On Thursday (18 April 2019) York Regional Council will formally adopt its first ever Code of Conduct.
It should have happened years ago but there was a lot of foot dragging. A Code of Conduct is a safeguard which protects the public from rogue councillors but it also protects the members themselves from unjustified accusations of inappropriate behaviour.
The Regional Council has had a number of bites at a Code of Conduct and the one up for approval on Thursday is slimmed down from the January 2019 version by the Region’s Integrity Commissioner (another recent innovation).
It seems to tick all the boxes but you can never be entirely sure it will capture all eventualities. People are endlessly inventive when it comes to circumventing rules.
The most important statement in the new Code of Conduct is listed as its first guiding principle:
“Members shall serve the public in a conscientious and diligent manner that promotes public confidence and will bear public scrutiny.”
As a general rule, if elected members are happy to read a report about their activities appearing on the front page of their local newspapers there is probably nothing to worry about.
When severance doesn't mean severance
Before he was indirectly elected to the Chair of York Regional Council in December 2014 Wayne Emmerson had been Mayor of Whitchurch Stouffville for many years. And by virtue of that position he was also a member of York Regional Council.
When he retired as Mayor he collected a severance package from Whitchurch Stouffville reflecting his many years of service including 17 years as Mayor.
Emmerson said that he standing down as Mayor and coming off the local council because he was going to run for Chair of York Region. He couldn’t be Mayor of Whitchurch Stouffville and Chair of York Regional Council at the same time. He said that if he was successful in becoming Regional Chair it would trigger a by-election back in his home turf which would cost the taxpayers in Whitchurch Stouffville a pile of cash. He thought that would be a waste of their money.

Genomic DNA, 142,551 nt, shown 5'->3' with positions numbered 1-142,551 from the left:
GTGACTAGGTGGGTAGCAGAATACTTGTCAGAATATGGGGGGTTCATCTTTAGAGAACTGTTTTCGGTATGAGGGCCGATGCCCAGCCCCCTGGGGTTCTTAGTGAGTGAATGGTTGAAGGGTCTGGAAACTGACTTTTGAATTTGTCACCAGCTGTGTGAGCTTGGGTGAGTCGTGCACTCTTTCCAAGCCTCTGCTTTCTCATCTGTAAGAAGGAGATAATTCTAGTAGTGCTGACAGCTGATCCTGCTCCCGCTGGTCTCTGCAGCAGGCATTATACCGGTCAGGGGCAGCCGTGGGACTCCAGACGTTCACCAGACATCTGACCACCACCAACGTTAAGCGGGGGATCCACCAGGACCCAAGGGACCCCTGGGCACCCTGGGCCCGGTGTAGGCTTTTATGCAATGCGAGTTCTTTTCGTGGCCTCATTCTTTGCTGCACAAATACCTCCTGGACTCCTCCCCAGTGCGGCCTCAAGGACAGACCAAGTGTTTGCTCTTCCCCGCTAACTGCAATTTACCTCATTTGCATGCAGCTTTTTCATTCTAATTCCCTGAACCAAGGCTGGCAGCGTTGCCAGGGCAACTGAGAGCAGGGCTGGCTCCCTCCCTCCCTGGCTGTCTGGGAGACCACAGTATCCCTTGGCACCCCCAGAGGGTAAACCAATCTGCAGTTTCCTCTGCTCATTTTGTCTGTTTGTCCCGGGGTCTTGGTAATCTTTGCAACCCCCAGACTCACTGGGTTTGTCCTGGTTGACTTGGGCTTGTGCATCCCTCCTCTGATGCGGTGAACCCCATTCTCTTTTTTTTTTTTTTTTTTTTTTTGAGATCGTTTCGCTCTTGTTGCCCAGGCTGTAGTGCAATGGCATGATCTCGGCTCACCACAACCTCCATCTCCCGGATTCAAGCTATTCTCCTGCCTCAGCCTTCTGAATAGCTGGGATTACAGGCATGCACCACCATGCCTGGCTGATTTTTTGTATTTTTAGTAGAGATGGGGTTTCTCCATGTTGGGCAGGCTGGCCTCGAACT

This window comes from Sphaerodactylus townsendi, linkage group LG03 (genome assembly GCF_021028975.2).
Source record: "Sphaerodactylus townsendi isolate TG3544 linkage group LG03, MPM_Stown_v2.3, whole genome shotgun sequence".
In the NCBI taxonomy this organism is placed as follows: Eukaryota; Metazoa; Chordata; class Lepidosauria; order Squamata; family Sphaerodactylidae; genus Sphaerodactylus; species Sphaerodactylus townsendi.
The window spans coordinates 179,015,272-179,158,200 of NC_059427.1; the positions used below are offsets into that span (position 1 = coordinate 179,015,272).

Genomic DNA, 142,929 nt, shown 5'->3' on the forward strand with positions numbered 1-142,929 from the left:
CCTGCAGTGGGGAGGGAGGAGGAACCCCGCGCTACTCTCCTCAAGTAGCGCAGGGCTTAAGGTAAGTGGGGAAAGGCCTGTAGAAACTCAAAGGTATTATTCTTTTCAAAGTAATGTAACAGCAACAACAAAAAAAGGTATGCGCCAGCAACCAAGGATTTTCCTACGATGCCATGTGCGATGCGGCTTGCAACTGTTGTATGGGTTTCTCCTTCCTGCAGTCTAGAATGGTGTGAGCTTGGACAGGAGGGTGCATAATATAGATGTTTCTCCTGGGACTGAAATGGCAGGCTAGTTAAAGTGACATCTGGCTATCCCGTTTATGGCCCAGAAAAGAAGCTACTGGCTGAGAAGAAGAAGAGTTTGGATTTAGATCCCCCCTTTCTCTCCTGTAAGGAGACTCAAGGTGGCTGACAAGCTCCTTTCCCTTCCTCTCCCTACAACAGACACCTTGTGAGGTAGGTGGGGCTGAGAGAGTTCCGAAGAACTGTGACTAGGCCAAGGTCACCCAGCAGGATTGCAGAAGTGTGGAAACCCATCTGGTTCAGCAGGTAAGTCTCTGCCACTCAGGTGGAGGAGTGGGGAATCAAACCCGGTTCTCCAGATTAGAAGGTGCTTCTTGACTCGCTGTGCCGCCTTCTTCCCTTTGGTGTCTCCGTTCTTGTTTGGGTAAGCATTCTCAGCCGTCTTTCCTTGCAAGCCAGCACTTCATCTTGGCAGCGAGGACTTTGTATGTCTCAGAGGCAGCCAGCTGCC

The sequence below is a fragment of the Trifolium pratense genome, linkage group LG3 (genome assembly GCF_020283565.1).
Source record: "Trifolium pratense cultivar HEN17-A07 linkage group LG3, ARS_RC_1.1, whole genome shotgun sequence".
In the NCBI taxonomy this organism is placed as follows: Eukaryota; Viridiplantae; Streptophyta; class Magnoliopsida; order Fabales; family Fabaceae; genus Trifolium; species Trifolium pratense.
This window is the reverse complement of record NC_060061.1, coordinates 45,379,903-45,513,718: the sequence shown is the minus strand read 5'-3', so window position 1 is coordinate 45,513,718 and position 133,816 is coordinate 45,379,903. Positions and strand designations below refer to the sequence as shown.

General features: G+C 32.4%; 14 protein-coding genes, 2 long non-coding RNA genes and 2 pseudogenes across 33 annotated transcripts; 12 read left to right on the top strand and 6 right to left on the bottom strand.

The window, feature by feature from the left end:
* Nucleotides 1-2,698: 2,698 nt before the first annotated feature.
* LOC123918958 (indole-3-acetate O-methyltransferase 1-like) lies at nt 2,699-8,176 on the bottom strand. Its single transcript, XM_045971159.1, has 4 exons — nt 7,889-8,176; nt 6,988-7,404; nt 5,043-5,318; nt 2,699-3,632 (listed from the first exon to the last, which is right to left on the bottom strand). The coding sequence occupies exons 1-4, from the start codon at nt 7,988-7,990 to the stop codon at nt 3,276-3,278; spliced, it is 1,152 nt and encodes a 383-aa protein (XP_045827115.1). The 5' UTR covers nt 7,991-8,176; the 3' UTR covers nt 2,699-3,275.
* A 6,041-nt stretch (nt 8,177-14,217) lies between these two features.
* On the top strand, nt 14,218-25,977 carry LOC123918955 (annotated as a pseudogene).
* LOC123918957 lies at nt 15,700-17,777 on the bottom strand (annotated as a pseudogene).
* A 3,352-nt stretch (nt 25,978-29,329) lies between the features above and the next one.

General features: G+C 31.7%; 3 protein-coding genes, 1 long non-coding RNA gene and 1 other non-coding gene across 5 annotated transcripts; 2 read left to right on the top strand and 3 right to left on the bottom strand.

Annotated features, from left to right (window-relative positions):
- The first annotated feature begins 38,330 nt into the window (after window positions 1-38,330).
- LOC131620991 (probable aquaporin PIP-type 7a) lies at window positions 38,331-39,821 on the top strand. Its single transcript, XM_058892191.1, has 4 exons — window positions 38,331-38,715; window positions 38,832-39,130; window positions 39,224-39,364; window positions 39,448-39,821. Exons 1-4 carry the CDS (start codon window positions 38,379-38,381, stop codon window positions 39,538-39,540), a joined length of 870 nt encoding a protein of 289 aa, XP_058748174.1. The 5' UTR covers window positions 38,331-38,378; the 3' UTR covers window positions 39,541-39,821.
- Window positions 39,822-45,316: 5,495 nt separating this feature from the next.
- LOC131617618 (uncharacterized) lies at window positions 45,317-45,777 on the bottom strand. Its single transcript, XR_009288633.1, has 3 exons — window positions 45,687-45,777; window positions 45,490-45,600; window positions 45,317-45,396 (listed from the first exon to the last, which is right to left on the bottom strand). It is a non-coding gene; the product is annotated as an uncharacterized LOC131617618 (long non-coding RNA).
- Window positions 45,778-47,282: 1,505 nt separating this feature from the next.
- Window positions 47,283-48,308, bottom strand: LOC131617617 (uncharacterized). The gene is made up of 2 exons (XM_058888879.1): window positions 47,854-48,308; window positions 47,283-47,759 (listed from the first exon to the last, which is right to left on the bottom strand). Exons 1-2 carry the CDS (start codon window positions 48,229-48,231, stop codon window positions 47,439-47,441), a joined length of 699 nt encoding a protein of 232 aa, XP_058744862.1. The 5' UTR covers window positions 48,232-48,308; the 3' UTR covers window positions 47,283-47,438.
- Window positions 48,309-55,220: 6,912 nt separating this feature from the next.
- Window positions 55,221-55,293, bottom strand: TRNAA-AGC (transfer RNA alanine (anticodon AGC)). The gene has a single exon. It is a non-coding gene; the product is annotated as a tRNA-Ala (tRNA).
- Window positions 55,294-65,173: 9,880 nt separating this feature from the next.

Emmerson, facing an electorate of 20, successfully stood for Regional Chair against Newmarket's John Taylor.
At the same time Emmerson collected a severance payment of $35,514.64 from York Region on the grounds he ceased to be a member of York Regional Council on election day on 27 October 2014. But he became its Chair on 11 December 2014. He was back on York Regional Council without having missed a single meeting – at the same time as everyone else who was re-elected - and with a wodge of dollar bills in his pocket.
Severance, to me, suggests cutting ties. Going off and doing something else. Hence the rationale for the pay-out. But staying on and pocketing the cash?
But I suppose that’s why we have Codes of Conduct and Integrity Commissioners to help us navigate our way through these difficult ethical dilemmas.
Unfortunately, York Region did not have a Code of Conduct nor an Integrity Commissioner in December 2014 so it was up to Emmerson himself to decide what to do.
The severance package is calculated according to the member’s length of service which means “any continuous period of service as a member”. The 1996 by-law was amended in 2009 to clarify the meaning of “service”. It means
“continuous, unbroken service as a member.”
Severance has to be claimed. It is not awarded automatically.
Perhaps it would have been more appropriate for Chairman Emmerson not to have claimed his York Region severance payment of $35,514.64 until he knew the result of the election for Regional Chair. After all, he had six months to make that call.
If he had lost to Taylor his connection with York Regional Council would have been well and truly severed. No doubt about it.
But Emmerson had teed up the votes and won 16-4. And he collected his severance as a bonus.
What Emmerson did was clearly lawful.